- “While Integrity is the keystone, coaching and technical competency are vital. He or she cannot lead well if they haven’t already trodden the paths their techs are walking in. Always beware when confidence overshadows competence.”
- “Must be rookies voting… Technical competency?? My service manager for last 10 years hadn’t been in field for 20 years – he was the best manager of any employer I ever had. He knew how to manage team & allowed his techs to manage their territories. He didn’t need to provide technical support – that’s for your teammates & tech support team. My manager was a great advocate for his techs & visited / phoned customers frequently. Integrity, boys!”
- “Service managers need to develop and motivate their employees and are responsible for customer retention.”
- “Without integrity, none of the other qualities matter.”
- “Too bad the survey only allows you to choose one, a great service manager is all of these. The ability of a service manager to clearly communicate and team build is vital to success. A manager is like the coach of a football team, they need the ability to recruit and assign the proper roll to key players and then develop the talent they have assembled to perform.”
- “All the above service manager qualities, loyalty to technicians and employer is 100% the glue that holds everyone together and makes them better / stronger.”
- “Based on the choices I went with strong communication. If a manager can’t communicate they will not be able to coach and lead. I think there are a couple of qualities that should be a choice and would rank high: organization skills and critical thinking skills. I have seen too many good techs promoted but they lack an organizational skill set. Let’s think why? Service reps are directed by the manager or dispatch, often times they are not part of the ‘big picture’ in decisions or do not know how to plan or prioritize from project to project, they are just focused on one task at a time. If you promote a great technician to manager, make sure they are coached on how to plan and make decisions, not just be a resource to fix things. They need ability to think critically, be organized with the resources they have at hand and how to use those resources.”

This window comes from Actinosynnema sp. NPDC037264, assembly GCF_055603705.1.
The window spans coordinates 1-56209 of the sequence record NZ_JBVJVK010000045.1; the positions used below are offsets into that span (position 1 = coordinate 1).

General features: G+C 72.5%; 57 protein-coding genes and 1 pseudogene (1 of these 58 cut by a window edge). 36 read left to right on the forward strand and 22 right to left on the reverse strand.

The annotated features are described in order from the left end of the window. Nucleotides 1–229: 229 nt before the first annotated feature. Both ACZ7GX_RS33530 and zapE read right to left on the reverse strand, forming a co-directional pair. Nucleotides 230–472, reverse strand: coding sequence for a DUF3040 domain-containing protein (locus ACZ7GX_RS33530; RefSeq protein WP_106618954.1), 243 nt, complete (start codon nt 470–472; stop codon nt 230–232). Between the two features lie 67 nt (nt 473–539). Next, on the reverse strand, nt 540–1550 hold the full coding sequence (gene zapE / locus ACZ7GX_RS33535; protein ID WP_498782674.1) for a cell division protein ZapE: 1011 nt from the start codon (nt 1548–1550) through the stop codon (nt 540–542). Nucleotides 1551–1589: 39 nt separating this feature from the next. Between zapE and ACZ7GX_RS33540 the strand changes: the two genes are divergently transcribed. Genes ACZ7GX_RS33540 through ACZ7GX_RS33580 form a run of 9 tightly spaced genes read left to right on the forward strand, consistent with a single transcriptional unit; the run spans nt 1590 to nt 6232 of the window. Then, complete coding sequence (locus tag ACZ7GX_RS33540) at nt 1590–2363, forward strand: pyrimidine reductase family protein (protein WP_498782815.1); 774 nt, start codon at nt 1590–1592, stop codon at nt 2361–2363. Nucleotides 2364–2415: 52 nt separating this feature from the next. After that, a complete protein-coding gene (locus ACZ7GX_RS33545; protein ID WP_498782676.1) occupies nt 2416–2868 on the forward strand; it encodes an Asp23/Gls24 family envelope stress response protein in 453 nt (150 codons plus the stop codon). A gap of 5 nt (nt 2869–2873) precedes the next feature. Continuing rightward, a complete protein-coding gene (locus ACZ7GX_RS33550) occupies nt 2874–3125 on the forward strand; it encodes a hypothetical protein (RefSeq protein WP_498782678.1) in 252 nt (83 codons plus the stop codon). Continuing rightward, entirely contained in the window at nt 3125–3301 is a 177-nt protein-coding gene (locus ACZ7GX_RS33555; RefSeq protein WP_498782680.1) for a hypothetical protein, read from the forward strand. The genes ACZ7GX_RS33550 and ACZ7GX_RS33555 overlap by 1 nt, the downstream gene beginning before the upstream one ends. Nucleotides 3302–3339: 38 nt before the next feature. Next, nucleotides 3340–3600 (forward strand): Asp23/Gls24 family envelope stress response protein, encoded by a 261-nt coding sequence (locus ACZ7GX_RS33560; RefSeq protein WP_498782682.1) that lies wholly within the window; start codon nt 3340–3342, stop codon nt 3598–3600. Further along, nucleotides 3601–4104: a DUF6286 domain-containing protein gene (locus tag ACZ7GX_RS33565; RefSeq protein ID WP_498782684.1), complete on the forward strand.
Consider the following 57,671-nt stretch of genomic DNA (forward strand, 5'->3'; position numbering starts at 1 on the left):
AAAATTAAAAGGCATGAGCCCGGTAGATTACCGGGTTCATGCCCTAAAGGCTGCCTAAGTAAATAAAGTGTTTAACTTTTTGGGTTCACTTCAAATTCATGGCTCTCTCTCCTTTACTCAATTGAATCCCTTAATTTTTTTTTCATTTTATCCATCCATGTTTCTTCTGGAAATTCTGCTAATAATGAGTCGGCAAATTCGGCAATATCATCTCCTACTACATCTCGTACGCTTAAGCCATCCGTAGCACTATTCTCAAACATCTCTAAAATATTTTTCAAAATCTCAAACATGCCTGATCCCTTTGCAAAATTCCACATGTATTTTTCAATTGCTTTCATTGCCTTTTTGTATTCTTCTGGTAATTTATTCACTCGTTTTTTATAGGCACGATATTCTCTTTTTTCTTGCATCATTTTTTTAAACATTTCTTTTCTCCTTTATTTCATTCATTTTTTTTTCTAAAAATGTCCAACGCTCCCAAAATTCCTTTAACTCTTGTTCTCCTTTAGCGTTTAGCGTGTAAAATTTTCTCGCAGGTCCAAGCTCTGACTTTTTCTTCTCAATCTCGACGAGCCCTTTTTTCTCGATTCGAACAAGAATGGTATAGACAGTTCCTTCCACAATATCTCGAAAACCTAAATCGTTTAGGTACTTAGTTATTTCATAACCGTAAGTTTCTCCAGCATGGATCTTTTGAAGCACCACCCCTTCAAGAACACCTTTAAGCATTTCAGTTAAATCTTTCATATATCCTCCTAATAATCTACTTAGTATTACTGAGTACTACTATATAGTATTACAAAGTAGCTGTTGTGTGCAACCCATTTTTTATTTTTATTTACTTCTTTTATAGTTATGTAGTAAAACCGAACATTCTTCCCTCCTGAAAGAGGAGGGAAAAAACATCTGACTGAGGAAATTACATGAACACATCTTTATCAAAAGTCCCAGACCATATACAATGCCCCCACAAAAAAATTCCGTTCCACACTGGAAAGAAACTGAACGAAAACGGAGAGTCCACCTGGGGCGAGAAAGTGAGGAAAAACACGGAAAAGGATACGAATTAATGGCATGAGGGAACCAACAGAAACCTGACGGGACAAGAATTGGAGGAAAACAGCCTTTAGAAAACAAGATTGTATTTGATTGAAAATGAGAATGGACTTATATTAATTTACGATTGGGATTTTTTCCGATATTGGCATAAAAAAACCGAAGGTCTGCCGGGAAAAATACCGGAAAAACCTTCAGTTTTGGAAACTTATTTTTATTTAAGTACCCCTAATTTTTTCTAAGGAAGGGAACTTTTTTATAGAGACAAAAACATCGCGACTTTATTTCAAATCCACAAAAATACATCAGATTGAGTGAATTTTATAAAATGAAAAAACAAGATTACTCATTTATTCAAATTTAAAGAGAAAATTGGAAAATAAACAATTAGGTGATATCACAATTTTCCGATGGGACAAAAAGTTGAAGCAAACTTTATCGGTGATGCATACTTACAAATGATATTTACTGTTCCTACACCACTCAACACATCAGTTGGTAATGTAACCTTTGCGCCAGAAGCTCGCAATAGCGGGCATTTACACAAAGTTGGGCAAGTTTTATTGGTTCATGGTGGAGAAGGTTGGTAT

- “Integrity really covers the other categories too. A good/great service manager has the technical prowess to help a tech root out difficult issues. A good service manager needs to be at the ready to issue guidance and make decisions when an account ‘blows up.’ A good manager isn’t afraid to answer difficult questions, nor leave emails unanswered. A good manager is effective at team building (breakfast meetings!). A good manager doesn’t skip yearly reviews.”
- “You win more bees with honey.”
- “If he/she is not reliable the other qualities are less important because he/she does not got to show off those qualities effectively.”
- “Without reliability the rest is just smoke. When your customers know they can trust you, you have a customer for life.”
- “Organizational health is of utmost importance for providing the greatest level of proficiency in a workplace. When a manager shapes an environment that people like to work in, they give the company its greatest asset of all: people who want to do their best. This will only begin with integrity in leadership.”